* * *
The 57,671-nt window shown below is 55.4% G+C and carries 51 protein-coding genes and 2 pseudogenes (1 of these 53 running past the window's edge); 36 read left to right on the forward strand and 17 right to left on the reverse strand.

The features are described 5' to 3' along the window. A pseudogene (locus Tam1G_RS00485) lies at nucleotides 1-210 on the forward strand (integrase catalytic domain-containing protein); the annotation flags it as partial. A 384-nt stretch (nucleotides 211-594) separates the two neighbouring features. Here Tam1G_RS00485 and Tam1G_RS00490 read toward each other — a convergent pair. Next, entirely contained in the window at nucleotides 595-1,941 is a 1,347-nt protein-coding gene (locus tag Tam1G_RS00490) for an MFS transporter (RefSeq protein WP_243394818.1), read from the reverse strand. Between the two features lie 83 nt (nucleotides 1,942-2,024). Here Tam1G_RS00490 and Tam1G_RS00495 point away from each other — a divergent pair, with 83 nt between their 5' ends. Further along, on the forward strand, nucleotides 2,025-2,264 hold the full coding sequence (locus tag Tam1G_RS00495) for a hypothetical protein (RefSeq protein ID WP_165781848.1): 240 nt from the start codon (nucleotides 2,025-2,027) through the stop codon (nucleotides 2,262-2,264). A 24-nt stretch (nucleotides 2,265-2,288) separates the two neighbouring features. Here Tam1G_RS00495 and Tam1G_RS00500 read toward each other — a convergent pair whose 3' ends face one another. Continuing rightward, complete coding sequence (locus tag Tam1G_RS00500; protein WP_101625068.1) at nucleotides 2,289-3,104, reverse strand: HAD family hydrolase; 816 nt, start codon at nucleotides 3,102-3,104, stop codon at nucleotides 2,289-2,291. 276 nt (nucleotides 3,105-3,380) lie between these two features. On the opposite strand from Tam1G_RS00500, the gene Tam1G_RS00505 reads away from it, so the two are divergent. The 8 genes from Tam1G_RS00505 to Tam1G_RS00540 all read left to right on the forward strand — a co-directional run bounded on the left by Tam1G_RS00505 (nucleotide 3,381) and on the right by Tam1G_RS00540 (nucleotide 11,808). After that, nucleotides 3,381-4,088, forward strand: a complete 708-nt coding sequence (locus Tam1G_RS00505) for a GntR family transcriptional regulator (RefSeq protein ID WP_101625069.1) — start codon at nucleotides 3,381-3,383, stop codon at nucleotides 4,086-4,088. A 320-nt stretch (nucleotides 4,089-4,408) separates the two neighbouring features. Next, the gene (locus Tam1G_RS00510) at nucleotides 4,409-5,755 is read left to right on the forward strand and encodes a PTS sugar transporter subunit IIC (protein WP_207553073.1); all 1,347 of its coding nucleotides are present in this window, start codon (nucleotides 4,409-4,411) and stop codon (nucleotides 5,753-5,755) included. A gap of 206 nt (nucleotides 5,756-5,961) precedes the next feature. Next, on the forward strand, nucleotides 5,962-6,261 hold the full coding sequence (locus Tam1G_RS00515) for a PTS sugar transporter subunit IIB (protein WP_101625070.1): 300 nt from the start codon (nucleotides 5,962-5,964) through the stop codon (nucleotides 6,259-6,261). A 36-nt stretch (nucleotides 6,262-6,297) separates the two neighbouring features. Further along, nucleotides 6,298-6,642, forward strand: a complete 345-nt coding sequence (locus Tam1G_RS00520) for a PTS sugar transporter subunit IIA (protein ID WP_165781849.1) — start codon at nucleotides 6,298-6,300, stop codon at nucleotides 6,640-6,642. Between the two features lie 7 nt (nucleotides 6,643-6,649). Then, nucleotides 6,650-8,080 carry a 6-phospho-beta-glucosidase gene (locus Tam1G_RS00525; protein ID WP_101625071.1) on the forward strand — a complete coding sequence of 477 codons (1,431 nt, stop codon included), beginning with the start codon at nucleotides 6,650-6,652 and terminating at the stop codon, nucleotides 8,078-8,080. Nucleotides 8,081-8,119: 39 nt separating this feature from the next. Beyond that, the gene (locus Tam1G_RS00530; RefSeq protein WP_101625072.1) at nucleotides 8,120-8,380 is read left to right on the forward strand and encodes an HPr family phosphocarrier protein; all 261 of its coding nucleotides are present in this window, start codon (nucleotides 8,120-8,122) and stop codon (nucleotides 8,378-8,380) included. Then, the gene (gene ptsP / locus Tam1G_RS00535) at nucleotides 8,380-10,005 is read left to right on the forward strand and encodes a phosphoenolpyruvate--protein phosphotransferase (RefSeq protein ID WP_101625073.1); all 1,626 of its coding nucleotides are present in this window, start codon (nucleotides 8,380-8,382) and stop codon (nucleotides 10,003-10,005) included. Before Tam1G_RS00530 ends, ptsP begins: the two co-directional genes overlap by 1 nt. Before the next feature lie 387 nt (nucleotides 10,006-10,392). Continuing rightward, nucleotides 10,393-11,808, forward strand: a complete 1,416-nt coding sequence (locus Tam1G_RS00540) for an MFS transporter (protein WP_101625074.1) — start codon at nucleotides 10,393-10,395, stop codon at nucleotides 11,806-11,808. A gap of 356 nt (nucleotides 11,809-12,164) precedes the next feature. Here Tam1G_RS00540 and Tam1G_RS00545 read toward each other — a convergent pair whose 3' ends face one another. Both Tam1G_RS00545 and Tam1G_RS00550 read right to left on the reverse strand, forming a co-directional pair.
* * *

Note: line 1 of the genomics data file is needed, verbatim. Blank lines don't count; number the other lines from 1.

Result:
The 57,671-nt window shown below is 55.4% G+C and carries 51 protein-coding genes and 2 pseudogenes (1 of these 53 running past the window's edge); 36 read left to right on the forward strand and 17 right to left on the reverse strand.